Figure 1 Patients’ selection flow chart.

Statistical Analysis

In the descriptive analysis, demographic characteristics of patients were presented in medians and interquartile ranges for continuous variables, in frequencies and percentages for categorical variables. Shapiro-Francia test and Q-Q plots were used to check variables for normality (Supplementary Figures 1 and 2). Age and hospital stay length were not normally distributed (p = 0.00001); hence, median with interquartile range (IQR) was chosen to present the results. Two-sample t-test and chi-squared hypothesis testing were applied for bivariate analysis. In multivariable logistic regression analysis, we wanted to determine what factors are associated with total hysterectomy in comparison to subtotal hysterectomy. Categories with the largest number of patients were selected as reference groups. P values are 2-sided and reported as significant at <0.05 for all analyses. Data management and statistical analysis were performed using STATA 16 MP2 Version (STATA Corporation, College Station, TX).22

Ethical Approval

The study was conducted in compliance with the Declaration of Helsinki, and approved by the Nazarbayev University Institutional Review Ethics Committee (NU-IREC 203/29112019). Exemption from informed consent has been granted to this study due to the retrospective nature of the study in which only anonymous data were analyzed.


Analysis of Socio-Demographic Data

In total, 3838 records of women who had a peripartum hysterectomy performed due to specific indications were identified and analyzed in the national electronic database for the period of 2014–2018 from all regions of Kazakhstan. For the period of 5 years (2014–2018), 3848 emergency peripartum hysterectomies were performed in 1,990,047 deliveries. Based on these data, the estimated prevalence of peripartum hysterectomies was calculated: overall weighted mean prevalence 1.93 per 1000 deliveries (Figure 2). Among all patients who had a peripartum hysterectomy performed due to the specific indications, 41.45% of patients had a vaginal delivery and 58.55% of women delivered via cesarean section.

Figure 2 Prevalence of peripartum hysterectomy over 5-year period (2014–2018).

A summary of the social and demographic characteristics of women is provided in Table 1. Maternal age ranged from 18 to 54 years, the median age of the participants was 33 (IQR 28–37) years, with 60.7% of women aged between 18 and 34 years. Ethnic distribution of the investigated population includes 78% of Kazakh ethnicity, and 21.2% of other ethnic groups, including Russian.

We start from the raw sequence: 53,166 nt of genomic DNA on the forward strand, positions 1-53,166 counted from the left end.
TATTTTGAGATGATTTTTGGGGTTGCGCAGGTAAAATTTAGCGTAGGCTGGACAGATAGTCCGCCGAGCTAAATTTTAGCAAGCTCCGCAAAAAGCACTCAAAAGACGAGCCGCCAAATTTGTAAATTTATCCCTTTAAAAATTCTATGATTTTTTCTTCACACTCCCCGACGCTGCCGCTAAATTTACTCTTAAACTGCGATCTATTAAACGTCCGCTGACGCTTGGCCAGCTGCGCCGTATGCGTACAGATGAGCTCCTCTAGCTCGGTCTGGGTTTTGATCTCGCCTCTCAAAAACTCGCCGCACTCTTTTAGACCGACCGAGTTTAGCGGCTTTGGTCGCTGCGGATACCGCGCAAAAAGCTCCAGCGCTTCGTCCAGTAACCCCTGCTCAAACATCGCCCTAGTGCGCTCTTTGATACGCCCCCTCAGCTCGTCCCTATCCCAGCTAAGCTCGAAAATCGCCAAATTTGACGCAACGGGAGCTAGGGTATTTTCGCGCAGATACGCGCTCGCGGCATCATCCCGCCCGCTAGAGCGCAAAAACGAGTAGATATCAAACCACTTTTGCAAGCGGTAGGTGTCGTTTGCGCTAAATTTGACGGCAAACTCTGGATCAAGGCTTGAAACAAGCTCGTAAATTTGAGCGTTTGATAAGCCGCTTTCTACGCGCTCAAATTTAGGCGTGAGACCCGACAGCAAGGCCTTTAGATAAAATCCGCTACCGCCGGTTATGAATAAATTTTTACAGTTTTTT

Table 1 Demographic Characteristics of Patients by Surgical Approach

The distribution of cases analyzed from the country regions was almost equal, but the largest number of peripartum hysterectomy cases were reported from the Turkestan region (20.2%), Almaty region (12.8%), and Almaty city (10.3%). Out of all analyzed records, 87.8% of patients passed through the urgent admission route due to peripartum hemorrhage (Table 1). In 54% of cases, the peripartum hysterectomies were performed in tertiary care hospitals.

Analysis of Indications and Techniques for Peripartum Hysterectomy

Among the analyzed causes of peripartum hysterectomies, the leading indications were intrapartum hemorrhage (IPH) and PPH reported in 60% of the cases analyzed (IPH – 47.9%, PPH – 12.1%). The second most common indication was placental pathology – placental abruption and placenta previa in 9.6% and 7.9% of cases, respectively (Table 2). Some women had more than one indication. In 9.5% of the cases, the indication for peripartum hemorrhage was not recorded in the electronic system. The main diagnoses are presented in Figure 3.

Table 2 Indications for Peripartum Hysterectomy

Figure 3 Number of patients by main diagnosis.

An unspecified type of hysterectomy was reported in 20 (0.5%) women (Figure 4). In the remaining 3828 (95.5%), there were 1633 (42.4%) total abdominal and 2195 (57.0%) subtotal hysterectomies. There was a significant difference (p < 0.001) between the surgical approach (total hysterectomy vs subtotal hysterectomy) between hospitals of the different levels (Table 1). The primary-level hospitals perform mostly subtotal hysterectomies (27.1%), while tertiary-level hospitals utilize total hysterectomy in most cases (59.5%) (Table 1). Total hysterectomy comprises only 10.8% of surgeries on the primary level and 46.9% on tertiary-level care.

Figure 4 Number of peripartum hysterectomies for the period of 5 years (2014–2018).